Special techniques like drop sets and supersets are good training methods for regular people interested in basic fitness.

Fact: Both drop sets and supersets are handy for average exercisers and body builders alike. You’ll like both of these techniques if you want to do more than one exercise for each muscle group; minimize the downtime in your workout; and/or boost your calorie burn.

To perform drop sets, do 10-12 reps with the highest weight you can handle, and then immediately drop the weight by 20% or so and try to

do as many more repetitions as you can without resting. This technique is a great way to make sure that you’re working a muscle to fatigue in one set.

For supersets do a set of exercises for one muscle and immediately do a set for the opposing muscle without resting–for example biceps then triceps, or chest then back. This is a good way to get more exercises done in the same amount of time.

Eating extra protein is crucial to building large muscles because that’s what makes up muscle.

Myth: Eating protein does not build muscles–strength training does. Bodybuilders and athletes do need more protein than more sedentary individuals but usually not more than the maximum amount recommended for all adults. With proper timing of meals and snacks, a diet that provides 30-35% of total calories from protein should be adequate for muscle building.

You should increase the amount of weight you lift every time you workout.

Myth: Progressively overloading your muscles is the key to effective strength training. But increasing the weight you use too rapidly can lead to burnout, chronic soreness, and overuse injuries. A better approach for most people is to increase the weight (by about 10%) when you can reliably do the higher number of reps each time in good form.

Chapultepec Zoo

Doing2-3 sets of one exercise for each muscle group is the best approach for building strength.

Myth: To maximize muscle performance, it’s important to work muscles from various angles and in various movement patterns during strength training. Your muscles respond to exercise by getting better at exactly what you make them do. If all you do is bench presses, you’ll get better at bench presses, but not necessarily at other motion patterns or angles.

When you think of your muscles in terms of body areas, like your “chest” or “back” or “shoulders,” it’s important to remember that there are almost always multiple muscles involved in each area. Your back, for example, includes your trapezius, rhomboids, lattisimus dorsi, and spinatus muscles. While they often work together, different exercises will emphasize each of them. A good back workout would include lat pulldowns, seated rows, reverse flys, shrugs, and back extensions. You don’t have to do them all each time you workout, but if time is short, you may be better off doing one set of each of three different exercises than three sets of the same exercise.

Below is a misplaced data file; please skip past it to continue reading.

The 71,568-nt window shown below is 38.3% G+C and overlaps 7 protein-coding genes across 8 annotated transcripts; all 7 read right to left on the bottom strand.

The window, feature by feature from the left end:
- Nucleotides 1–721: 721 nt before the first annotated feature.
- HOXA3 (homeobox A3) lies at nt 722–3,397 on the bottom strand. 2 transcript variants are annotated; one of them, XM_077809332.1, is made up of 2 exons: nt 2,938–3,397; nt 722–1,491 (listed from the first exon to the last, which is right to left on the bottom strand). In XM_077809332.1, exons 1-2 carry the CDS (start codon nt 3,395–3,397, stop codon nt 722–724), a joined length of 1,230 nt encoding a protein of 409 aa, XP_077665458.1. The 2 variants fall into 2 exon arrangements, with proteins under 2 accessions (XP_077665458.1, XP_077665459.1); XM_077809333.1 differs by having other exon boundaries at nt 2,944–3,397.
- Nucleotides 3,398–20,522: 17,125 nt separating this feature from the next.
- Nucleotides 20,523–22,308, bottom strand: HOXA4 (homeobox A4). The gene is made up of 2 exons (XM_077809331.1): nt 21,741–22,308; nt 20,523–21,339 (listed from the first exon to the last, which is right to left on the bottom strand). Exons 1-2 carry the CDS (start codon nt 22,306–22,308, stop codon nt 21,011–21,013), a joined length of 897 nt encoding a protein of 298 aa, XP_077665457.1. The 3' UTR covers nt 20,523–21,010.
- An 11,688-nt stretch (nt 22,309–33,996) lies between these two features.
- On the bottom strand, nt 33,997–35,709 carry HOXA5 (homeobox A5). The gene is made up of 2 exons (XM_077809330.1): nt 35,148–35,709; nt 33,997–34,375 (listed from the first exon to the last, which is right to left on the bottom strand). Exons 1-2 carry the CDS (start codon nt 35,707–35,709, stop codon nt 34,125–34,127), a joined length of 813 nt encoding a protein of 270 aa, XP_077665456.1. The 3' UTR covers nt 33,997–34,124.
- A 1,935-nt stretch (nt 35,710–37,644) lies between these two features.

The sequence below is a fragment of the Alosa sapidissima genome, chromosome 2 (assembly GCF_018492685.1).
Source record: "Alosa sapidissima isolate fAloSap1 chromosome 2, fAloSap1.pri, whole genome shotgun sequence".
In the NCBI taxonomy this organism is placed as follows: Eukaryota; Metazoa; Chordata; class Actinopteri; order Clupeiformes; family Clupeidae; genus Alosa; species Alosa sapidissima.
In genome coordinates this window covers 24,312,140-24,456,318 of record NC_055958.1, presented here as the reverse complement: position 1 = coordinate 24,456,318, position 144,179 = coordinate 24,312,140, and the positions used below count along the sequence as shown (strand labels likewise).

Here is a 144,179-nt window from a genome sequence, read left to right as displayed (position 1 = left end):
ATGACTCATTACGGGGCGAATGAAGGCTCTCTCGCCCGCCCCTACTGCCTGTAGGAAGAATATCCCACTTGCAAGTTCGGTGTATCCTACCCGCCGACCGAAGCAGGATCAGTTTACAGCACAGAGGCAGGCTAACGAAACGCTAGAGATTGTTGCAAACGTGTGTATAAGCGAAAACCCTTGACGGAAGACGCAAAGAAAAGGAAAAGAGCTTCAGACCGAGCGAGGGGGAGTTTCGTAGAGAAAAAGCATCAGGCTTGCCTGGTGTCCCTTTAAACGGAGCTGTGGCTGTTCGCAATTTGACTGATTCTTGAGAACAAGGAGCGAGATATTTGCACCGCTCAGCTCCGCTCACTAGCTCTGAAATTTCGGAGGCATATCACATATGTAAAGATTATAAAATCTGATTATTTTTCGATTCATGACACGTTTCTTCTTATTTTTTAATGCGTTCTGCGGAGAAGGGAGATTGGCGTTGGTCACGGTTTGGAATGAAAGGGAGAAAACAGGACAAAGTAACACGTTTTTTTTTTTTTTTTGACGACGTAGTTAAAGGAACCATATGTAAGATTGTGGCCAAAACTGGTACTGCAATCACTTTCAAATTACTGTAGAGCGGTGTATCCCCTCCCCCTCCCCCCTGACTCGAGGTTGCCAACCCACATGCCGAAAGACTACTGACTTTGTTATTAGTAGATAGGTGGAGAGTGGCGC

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The 30-30 Workout

Use this lightning fast total-body workout to strip away fat and send your heart rate soaring. The routine, created by Men’s Health fitness adviser Alwyn Cosgrove, C.S.C.S., combines high-intensity cardio and strength training for a gust-busting combo that you can do almost anywhere.

Directions: You’ll need a stopwatch to perform this workout. The routine is simple: Start the clock and do first exercise for 30 seconds at a moderate pace: 1 second up, 1 second down, and a 1-second pause in the middle. (That’ll be 10 reps.) Then rest. Start the next exercise when the clock hits 1 minute. (So you’ll rest for 30 seconds.) Repeat this process, moving to a new exercise at the top of every minute, until you’ve completed all five exercises. That’s one circuit. Do a total of four circuits.

1. Y squat
Stand tall and raise your arms straight above you so they form a Y with your body. Pull your shoulder blades together, and lower your body as deep as you can by pushing your hips back and bending your knees. Push yourself back to the starting position and repeat.

2. Pushup
Assume a pushup position with your hands just wider than shoulder-width apart and your arms straight. Your body should form a straight line from your head to your heels. Lower your body until your chest almost touches the floor. Push yourself back to the starting position and repeat.

3. Right-leg reverse lunge
Stand tall with your feet hip-width apart. Step back with your left leg and lower your body until your right leg is bent at least 90 degrees and your left knee almost touches the floor. Push back to the starting position. That’s 1 rep.

4. Pushup position row
Assume a pushup position (your arms straight), but with your hands grasping a pair of hex dumbbells. Without allowing your torso to rotate, row the dumbbell in your right hand to the side of your chest. Lower and repeat with your left hand. That’s 1 rep.

5. Left-leg reverse lunge
Stand tall with your feet hip-width apart. Step back with your right leg and lower your body until your left leg is bent at least 90 degrees and your right knee almost touches the floor. Push back to the starting position. That’s 1 rep.